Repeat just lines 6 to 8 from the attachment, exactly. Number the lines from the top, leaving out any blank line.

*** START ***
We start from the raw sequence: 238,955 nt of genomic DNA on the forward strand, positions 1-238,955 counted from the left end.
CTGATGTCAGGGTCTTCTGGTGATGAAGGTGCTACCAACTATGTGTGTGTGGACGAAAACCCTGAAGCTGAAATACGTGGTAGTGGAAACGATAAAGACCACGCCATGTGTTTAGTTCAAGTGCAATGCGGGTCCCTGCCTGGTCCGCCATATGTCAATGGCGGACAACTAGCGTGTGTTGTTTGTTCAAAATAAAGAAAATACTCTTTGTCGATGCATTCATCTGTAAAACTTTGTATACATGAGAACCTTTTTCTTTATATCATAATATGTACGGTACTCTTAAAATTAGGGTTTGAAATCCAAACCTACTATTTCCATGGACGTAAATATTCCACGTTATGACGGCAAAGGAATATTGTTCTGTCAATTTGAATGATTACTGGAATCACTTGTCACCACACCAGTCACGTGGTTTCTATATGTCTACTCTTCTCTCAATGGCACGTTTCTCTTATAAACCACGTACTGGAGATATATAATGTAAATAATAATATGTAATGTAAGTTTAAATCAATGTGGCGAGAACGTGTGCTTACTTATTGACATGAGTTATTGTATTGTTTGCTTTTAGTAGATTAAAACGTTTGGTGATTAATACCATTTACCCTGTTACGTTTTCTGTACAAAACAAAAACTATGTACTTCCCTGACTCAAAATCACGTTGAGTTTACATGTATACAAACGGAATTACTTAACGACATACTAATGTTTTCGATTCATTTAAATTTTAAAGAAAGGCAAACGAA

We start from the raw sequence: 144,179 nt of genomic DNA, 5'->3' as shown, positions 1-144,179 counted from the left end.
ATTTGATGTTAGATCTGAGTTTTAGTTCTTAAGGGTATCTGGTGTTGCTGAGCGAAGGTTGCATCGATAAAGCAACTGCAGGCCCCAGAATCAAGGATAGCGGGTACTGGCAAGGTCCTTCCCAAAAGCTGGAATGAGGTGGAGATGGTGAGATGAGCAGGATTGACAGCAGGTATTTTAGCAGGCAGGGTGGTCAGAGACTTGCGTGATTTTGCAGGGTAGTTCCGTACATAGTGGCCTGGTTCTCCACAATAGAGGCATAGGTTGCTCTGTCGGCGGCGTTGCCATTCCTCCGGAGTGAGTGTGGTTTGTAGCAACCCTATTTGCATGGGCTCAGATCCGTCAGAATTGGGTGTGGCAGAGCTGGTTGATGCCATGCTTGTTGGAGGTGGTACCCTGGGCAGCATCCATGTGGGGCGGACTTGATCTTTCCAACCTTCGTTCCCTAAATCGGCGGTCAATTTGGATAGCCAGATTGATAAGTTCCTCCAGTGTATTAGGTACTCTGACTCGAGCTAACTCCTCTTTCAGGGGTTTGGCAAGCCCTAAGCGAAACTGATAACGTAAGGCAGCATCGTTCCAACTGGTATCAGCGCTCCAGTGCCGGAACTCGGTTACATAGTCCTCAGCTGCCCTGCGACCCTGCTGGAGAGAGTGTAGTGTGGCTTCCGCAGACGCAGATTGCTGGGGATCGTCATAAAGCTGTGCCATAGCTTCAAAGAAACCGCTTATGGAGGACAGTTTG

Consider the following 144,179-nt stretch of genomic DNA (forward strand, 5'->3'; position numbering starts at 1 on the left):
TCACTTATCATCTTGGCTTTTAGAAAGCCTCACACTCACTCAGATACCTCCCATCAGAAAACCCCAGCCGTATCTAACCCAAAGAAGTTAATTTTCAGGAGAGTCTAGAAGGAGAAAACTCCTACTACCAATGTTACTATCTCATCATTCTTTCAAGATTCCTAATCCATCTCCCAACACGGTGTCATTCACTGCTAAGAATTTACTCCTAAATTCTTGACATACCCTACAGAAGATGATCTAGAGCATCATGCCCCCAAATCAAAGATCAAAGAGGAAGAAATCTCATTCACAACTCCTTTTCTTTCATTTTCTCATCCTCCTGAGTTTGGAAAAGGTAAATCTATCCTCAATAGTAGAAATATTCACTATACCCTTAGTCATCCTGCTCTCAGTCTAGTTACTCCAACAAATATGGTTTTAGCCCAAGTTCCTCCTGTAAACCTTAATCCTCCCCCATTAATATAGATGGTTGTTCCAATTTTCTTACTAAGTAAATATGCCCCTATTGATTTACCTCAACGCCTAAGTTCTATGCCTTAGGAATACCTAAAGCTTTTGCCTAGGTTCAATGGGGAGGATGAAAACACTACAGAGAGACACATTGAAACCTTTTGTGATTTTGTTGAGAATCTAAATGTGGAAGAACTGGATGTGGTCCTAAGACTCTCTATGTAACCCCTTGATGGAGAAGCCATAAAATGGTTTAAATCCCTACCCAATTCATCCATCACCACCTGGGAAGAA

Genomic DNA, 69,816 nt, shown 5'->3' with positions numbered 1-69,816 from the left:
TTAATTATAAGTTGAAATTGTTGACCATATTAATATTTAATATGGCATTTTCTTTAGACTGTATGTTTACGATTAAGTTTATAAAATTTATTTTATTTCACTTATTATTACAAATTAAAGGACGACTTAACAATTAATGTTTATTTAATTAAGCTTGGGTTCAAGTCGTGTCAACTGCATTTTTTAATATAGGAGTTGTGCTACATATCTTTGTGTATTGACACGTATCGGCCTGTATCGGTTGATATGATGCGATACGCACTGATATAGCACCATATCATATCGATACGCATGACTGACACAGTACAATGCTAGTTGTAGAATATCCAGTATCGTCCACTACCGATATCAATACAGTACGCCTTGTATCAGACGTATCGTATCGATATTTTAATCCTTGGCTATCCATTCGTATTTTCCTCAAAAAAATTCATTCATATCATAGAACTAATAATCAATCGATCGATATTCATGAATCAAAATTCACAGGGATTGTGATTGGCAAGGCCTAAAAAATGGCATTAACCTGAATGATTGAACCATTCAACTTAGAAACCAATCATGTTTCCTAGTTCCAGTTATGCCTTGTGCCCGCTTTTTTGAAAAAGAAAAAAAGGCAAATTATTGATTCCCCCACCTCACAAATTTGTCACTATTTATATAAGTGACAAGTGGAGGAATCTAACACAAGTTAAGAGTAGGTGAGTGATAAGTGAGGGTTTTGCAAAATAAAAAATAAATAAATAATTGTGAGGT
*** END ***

TCACTTATCATCTTGGCTTTTAGAAAGCCTCACACTCACTCAGATACCTCCCATCAGAAAACCCCAGCCGTATCTAACCCAAAGAAGTTAATTTTCAGGAGAGTCTAGAAGGAGAAAACTCCTACTACCAATGTTACTATCTCATCATTCTTTCAAGATTCCTAATCCATCTCCCAACACGGTGTCATTCACTGCTAAGAATTTACTCCTAAATTCTTGACATACCCTACAGAAGATGATCTAGAGCATCATGCCCCCAAATCAAAGATCAAAGAGGAAGAAATCTCATTCACAACTCCTTTTCTTTCATTTTCTCATCCTCCTGAGTTTGGAAAAGGTAAATCTATCCTCAATAGTAGAAATATTCACTATACCCTTAGTCATCCTGCTCTCAGTCTAGTTACTCCAACAAATATGGTTTTAGCCCAAGTTCCTCCTGTAAACCTTAATCCTCCCCCATTAATATAGATGGTTGTTCCAATTTTCTTACTAAGTAAATATGCCCCTATTGATTTACCTCAACGCCTAAGTTCTATGCCTTAGGAATACCTAAAGCTTTTGCCTAGGTTCAATGGGGAGGATGAAAACACTACAGAGAGACACATTGAAACCTTTTGTGATTTTGTTGAGAATCTAAATGTGGAAGAACTGGATGTGGTCCTAAGACTCTCTATGTAACCCCTTGATGGAGAAGCCATAAAATGGTTTAAATCCCTACCCAATTCATCCATCACCACCTGGGAAGAA

Genomic DNA, 69,816 nt, shown 5'->3' with positions numbered 1-69,816 from the left:
TTAATTATAAGTTGAAATTGTTGACCATATTAATATTTAATATGGCATTTTCTTTAGACTGTATGTTTACGATTAAGTTTATAAAATTTATTTTATTTCACTTATTATTACAAATTAAAGGACGACTTAACAATTAATGTTTATTTAATTAAGCTTGGGTTCAAGTCGTGTCAACTGCATTTTTTAATATAGGAGTTGTGCTACATATCTTTGTGTATTGACACGTATCGGCCTGTATCGGTTGATATGATGCGATACGCACTGATATAGCACCATATCATATCGATACGCATGACTGACACAGTACAATGCTAGTTGTAGAATATCCAGTATCGTCCACTACCGATATCAATACAGTACGCCTTGTATCAGACGTATCGTATCGATATTTTAATCCTTGGCTATCCATTCGTATTTTCCTCAAAAAAATTCATTCATATCATAGAACTAATAATCAATCGATCGATATTCATGAATCAAAATTCACAGGGATTGTGATTGGCAAGGCCTAAAAAATGGCATTAACCTGAATGATTGAACCATTCAACTTAGAAACCAATCATGTTTCCTAGTTCCAGTTATGCCTTGTGCCCGCTTTTTTGAAAAAGAAAAAAAGGCAAATTATTGATTCCCCCACCTCACAAATTTGTCACTATTTATATAAGTGACAAGTGGAGGAATCTAACACAAGTTAAGAGTAGGTGAGTGATAAGTGAGGGTTTTGCAAAATAAAAAATAAATAAATAATTGTGAGGT